THE AFTERGLOW of last weekend's debut of the Soccer Association of Columbia-Howard County's new Covenant Park fields took a significant financial twist the day after tournament play ended.
Dave Procida, the club's president, announced that directors had approved on Tuesday night the largest sponsorship in club history.
Creig Northrop & The Northrop Team, a Clarksville-based real estate business, will pay $375,000 over seven years for participation in Covenant Park, Procida said.
In exchange, the club will alter the name of the complex, with the entrance sign on Centennial Lane to read "Northrop Fields at Covenant Park."
Covenant Park also will be home for a new sanctuary for Covenant Baptist Church, which sold the soccer club the acreage it needed for its fields.
Other soccer-related promotions, such as the Northrop firm providing water bottles at cost that the organization can sell for a profit, mean the deal's eventual value to the club will top $400,000, Procida said.
The water bottles, signs on each of the soccer complex's eight fields, and other spots also will bear the Northrop name.
The money seems to make the agreement the largest for any Howard County amateur sports group.
"It's a big shot for us - and a good investment for both of us," Procida said. "The kids will benefit today, tomorrow and down the line."
Later, he added, "We don't want the perception that we're selling our souls. We're not. This is a case of us doing what we need to do to support this new facility, and these days, sponsorships are a financial fact of life."
Procida said the club is soliciting other commercial sponsorships and private donations to defray costs. Such deals will become visible as signs on the sidelines of fields, on benches, around a new clubhouse, and in other ways, he said.
The club has for years used sponsorships, such as one from the stain remover Shout, to generate revenue, registration and camp fees. The club also benefits from an association with Adidas, the sporting goods and apparel maker.
Creig Northrop, 36, who grew up in Ellicott City, said he wanted to be visible at Covenant Park because "the positive energy represented by those fields is the kind of thing that my business is about.
"It's a great facility and a great location. I'm a big sports guy and very, very big on supporting the community - and soccer is such a positive thing in this county."
Northrop also has underwritten a 2-year-old unsung heroes program for nonathletes in county high schools. And his business is one of several corporate backers of new lighting that will be installed at all county public high school stadiums in time for night sports this fall.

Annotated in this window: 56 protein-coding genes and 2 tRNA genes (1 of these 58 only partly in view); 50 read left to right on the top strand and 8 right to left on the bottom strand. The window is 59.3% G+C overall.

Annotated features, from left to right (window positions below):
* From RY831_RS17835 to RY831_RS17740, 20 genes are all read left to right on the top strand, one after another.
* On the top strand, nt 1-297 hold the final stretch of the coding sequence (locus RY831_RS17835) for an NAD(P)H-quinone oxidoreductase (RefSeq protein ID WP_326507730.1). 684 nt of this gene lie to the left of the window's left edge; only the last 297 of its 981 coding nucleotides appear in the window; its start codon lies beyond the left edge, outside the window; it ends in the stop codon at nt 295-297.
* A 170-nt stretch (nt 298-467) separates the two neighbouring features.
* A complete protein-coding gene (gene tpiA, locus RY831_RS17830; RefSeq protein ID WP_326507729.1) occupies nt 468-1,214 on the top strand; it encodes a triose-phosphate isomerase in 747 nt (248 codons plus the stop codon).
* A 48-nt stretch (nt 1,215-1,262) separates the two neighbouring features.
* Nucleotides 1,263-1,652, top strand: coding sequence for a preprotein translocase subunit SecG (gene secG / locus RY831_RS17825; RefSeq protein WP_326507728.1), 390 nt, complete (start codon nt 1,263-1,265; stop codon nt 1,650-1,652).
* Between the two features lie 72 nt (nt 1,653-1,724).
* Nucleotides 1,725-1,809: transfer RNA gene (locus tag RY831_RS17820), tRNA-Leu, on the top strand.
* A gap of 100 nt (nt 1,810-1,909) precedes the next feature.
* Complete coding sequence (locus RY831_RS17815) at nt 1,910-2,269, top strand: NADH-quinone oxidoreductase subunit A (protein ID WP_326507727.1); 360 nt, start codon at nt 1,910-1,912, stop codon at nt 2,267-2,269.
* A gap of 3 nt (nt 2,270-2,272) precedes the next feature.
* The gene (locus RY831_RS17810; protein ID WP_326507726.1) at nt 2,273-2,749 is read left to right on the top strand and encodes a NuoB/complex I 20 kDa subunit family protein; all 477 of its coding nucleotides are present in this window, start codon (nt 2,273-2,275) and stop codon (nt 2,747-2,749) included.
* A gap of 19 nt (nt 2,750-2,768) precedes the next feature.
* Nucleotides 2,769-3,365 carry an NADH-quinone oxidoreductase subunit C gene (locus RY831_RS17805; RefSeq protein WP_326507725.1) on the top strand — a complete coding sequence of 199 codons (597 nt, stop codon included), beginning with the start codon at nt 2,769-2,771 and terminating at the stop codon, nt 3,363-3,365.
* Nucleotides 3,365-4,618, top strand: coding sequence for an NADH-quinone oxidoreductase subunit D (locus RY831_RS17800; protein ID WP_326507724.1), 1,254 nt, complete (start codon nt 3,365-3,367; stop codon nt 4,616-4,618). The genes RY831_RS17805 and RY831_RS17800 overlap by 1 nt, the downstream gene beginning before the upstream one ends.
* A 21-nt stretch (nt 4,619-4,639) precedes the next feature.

Curiously, perhaps, Northrop is not a soccer guy.
He said he was a football, baseball and track competitor growing up, first, in the Howard County Youth Program and, later, at Mount St. Joseph High School. He has no children in the SAC-HC organization, and he missed Covenant Park's frenetic, three-day opening over the Memorial Day weekend.
Procida said the nearly $55,000 a year from Northrop, with the largest portions coming in the first several years, will cover "about 35 percent" of the operating costs annually at the new soccer complex.
Those costs include turf and field maintenance, electric bills for field and parking lot lighting and irrigation costs.
Artistically, the Memorial Day tournament left SAC-HC leaders and members aglow as compliments flowed generously from visiting East Coast soccer clubs.
Parking was adequate for all three days of games on five fields, three of them synthetic turf that got close scrutiny, as well as praise, for its playing characteristics.
Most of Monday's championship matches were played - with lights cutting the haze - in drizzle, with a downpour during the last games. But there were few slips, no mud marred the playing surface, and balls ran and bounced. Hard, low shots even skated similarly to balls struck on wet, real grass.
"We learned that we'll need to stagger starting times on some fields, which will help with the parking," said Jim Carlan, SAC-HC's veteran operating director. "And we're real curious to see how much the lights are going to cost to operate."
Call the writer at 410-332-6525 or send e-mail to firstname.lastname@example.org.